Negative and Positive Parenting
At immediate posttest, Webster–Stratton, Reid, and Hammond (2004) reported that mother’s negative parenting was decreased significantly, compared with controls for all five experimental groups. At immediate posttest, mothers’ positive parenting and fathers’ negative parenting were significantly changed in the expected direction in all but two (child training only [or CT] and child training plus teacher training [or CT+TT]) of the experimental groups. The significant results were maintained at the 1-year follow-up.
Child Conduct Problems at Home
At immediate posttest, all five treatment conditions, compared with the control condition, showed significant improvement in negative behaviors with mothers, while only the three groups with parent training (parent training only [or PT], parent training plus teacher training [or PT+TT], and parent training plus child training plus child training or [PT+TT+CT]) showed improvement in negative behaviors with fathers. These results were maintained at the 1-year follow-up.
Child Behavior at School and Social Competence With Peers
At immediate posttest, all five treatment conditions, compared with the control condition, showed significant improvement in behavior at school. The Teacher Assessment of School Behavior scores indicated significant clinical improvements relative to controls. Similar results were found for classroom observation of children’s negative behavior. At the 1-year posttest, all but one of these improvements were maintained—the school behavior of children in the PT+TT+CT group deteriorated from posttest to the follow-up.
Child Social Competence
Significant improvements in social competence with peers were found in two (CT and PT+TT+CT) groups, compared with the control group, with a trend to a significant improvement in social competence in the CT+TT group.
Teacher Classroom Management
At the immediate posttest, the three teacher training conditions and the child-only training showed significant treatment effects compared with controls. Only the PT group failed to show significant effects.
Clinical Improvements in Conduct
At immediate posttest, 84.6 percent of the children in the PT+TT condition improved on the Eyberg Child Behavior Inventory (ECBI) intensity score completed by the mothers, compared with 40 percent of controls. In the CT+TT condition, 81.3 percent of children improved on this measure. On the Dyadic Parent Child Interaction System—Revised (DPICS—R) measure of child negative behavior, three treatment conditions showed clinically significant improvements: PT+TT (72 percent), PT+TT (85 percent), and CT (82 percent). At 1-year follow-up, ECBI scores indicated maintenance of improvements for the PT+TT condition, and DPICS—R scores increased for all groups that included child training. Classroom observation indicated that clinically significant aggressive behavior continued to improve from posttest to 1 year in all five treatment conditions, although ratings by the new teacher showed slight decreases except for the CT group.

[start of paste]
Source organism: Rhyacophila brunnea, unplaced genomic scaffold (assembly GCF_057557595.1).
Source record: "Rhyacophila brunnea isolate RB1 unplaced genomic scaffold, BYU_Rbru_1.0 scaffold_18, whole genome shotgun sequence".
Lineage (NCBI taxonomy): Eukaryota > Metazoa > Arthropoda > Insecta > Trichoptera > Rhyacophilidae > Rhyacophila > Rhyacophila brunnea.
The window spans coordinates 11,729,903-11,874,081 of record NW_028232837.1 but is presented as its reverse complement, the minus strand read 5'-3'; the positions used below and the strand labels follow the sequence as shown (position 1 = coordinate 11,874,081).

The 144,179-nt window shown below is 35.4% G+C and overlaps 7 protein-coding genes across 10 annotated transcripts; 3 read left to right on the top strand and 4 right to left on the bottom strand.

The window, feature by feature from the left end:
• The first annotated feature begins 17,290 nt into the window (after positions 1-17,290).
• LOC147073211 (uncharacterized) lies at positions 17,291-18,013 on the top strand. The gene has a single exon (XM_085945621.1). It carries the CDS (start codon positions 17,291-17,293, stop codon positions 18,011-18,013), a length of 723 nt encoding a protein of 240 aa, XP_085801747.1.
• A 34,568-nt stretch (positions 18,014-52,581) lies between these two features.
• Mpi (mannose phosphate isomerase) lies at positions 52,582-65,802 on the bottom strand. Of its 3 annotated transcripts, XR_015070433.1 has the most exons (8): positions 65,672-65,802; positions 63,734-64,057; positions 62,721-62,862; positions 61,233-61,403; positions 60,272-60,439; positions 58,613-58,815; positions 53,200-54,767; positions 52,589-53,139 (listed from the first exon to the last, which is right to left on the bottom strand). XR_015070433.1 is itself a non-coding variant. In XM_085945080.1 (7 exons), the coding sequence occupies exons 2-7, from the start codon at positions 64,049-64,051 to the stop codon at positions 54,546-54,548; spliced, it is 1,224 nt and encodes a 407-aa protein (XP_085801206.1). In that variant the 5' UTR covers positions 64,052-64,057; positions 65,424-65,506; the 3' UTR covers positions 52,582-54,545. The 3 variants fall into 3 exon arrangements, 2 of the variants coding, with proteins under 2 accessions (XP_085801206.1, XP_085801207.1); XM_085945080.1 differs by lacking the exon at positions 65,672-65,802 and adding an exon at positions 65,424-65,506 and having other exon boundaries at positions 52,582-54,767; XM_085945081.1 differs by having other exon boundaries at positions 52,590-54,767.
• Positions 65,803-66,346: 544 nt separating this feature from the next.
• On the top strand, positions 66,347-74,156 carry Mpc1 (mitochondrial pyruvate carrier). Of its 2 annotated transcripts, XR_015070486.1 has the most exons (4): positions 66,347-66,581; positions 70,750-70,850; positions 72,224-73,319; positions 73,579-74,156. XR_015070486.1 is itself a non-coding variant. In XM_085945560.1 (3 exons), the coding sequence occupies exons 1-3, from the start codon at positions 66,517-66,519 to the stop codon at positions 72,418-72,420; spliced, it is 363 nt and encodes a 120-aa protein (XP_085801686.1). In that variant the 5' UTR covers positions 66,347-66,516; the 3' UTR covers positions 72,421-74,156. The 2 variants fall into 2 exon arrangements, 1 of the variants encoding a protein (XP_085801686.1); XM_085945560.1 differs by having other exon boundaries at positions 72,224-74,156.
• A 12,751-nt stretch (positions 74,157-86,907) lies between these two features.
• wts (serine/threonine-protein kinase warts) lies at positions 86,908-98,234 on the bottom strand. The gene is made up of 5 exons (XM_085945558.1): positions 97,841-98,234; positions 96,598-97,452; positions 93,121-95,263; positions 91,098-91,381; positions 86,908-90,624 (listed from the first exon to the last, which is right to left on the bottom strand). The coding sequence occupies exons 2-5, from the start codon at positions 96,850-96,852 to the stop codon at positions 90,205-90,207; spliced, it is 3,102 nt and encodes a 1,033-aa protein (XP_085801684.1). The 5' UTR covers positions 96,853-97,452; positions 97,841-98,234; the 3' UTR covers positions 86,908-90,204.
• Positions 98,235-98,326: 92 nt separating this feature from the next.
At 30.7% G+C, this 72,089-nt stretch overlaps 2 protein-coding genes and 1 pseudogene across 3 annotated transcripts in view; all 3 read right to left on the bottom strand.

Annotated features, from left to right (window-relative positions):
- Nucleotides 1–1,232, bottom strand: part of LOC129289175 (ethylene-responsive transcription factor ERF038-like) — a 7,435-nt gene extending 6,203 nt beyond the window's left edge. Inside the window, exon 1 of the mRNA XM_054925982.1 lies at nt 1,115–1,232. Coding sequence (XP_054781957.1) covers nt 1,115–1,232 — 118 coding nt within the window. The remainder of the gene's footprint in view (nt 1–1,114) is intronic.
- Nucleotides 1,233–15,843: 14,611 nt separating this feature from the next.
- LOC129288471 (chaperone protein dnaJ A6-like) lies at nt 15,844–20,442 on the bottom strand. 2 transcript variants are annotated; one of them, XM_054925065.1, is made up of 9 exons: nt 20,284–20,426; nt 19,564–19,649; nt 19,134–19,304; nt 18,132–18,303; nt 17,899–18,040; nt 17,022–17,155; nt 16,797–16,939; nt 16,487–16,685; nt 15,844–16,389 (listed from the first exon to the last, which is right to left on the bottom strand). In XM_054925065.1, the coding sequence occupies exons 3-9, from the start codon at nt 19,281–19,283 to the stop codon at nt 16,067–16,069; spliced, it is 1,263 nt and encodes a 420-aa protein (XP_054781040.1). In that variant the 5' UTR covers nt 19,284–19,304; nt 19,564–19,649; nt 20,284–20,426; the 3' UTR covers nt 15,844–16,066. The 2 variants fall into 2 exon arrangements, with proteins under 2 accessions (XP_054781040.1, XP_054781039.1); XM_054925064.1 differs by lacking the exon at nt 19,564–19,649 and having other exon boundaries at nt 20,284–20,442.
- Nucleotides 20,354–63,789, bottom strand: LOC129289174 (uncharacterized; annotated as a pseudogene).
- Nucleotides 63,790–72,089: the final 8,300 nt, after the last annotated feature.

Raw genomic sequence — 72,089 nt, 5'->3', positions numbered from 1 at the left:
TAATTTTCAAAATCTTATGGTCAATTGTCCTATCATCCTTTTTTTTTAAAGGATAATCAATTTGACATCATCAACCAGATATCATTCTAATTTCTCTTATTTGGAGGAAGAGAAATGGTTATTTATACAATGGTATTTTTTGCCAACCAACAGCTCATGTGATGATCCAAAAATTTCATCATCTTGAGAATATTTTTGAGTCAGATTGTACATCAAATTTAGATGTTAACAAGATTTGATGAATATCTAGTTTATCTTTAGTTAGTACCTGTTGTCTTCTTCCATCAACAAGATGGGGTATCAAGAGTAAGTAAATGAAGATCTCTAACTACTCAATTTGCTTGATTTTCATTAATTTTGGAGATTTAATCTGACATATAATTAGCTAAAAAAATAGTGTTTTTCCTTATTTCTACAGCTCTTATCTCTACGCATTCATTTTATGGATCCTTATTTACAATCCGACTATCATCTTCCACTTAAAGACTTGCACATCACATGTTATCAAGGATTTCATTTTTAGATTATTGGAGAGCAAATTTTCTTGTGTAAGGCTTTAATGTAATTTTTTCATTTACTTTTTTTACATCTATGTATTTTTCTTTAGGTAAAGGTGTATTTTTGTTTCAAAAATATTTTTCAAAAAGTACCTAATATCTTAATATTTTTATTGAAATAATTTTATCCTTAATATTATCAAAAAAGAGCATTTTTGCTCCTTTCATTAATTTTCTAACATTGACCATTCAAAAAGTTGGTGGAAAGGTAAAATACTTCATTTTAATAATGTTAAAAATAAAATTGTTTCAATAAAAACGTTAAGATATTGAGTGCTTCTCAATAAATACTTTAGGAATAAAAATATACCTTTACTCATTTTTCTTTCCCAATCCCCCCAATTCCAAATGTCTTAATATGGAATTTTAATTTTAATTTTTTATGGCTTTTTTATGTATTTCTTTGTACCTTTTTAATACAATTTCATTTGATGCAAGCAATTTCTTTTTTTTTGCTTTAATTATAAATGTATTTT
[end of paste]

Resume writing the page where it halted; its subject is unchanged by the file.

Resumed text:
Miller Brotman and colleagues (2005) reported that negative parenting practices decreased in the intervention group, compared with the control group based on both parent ratings and observer ratings. No differences in positive parenting practices were found between treatment and control parents.
Stimulation for Learning
Stimulation for learning improved significantly in the treatment families but deteriorated in the control families.
Child Social Competence
Engaging behavior improved significantly in the treatment children, but deteriorated among control children.
Improvement in Teaching Style
Webster–Stratton, Reid, and Stoolmiller (2008) reported that the Teacher Coder Impressions measure found that intervention teachers were significantly less critical, less inconsistent/permissive, and warmer and more affectionate and placed more emphasis on social emotional teaching than control teachers at posttest. Head Start teachers in the intervention group improved significantly in effective discipline compared with those in the control group. On the Multiple Option Observation System for Experimental Studies measure, intervention teachers were significantly less critical than control teachers at posttest. Also, the more critical the teacher at baseline, the greater the improvement.
There was a significantly greater improvement in school readiness measured by the Coder Observation of Classroom Adaptation—Revised in the intervention group, compared with the control group. Also, individual differences were significant at the teacher level, and children with the poorest readiness scores at baseline improved the most.
There was no main effect for conduct problems as measured by the Multiple Option Observation System for Experimental Studies scales. However, intervention children with higher levels of conduct problems at baseline improved significantly at posttest relative to their counterparts in the control group.
Intervention parents were rated as marginally more involved in school activities than control parents.
There was a large improvement in classroom atmosphere in the intervention group relative to the control group.
Child Problem Solving
High-risk children in the intervention group showed significantly greater improvement in problem solving than those in the control group.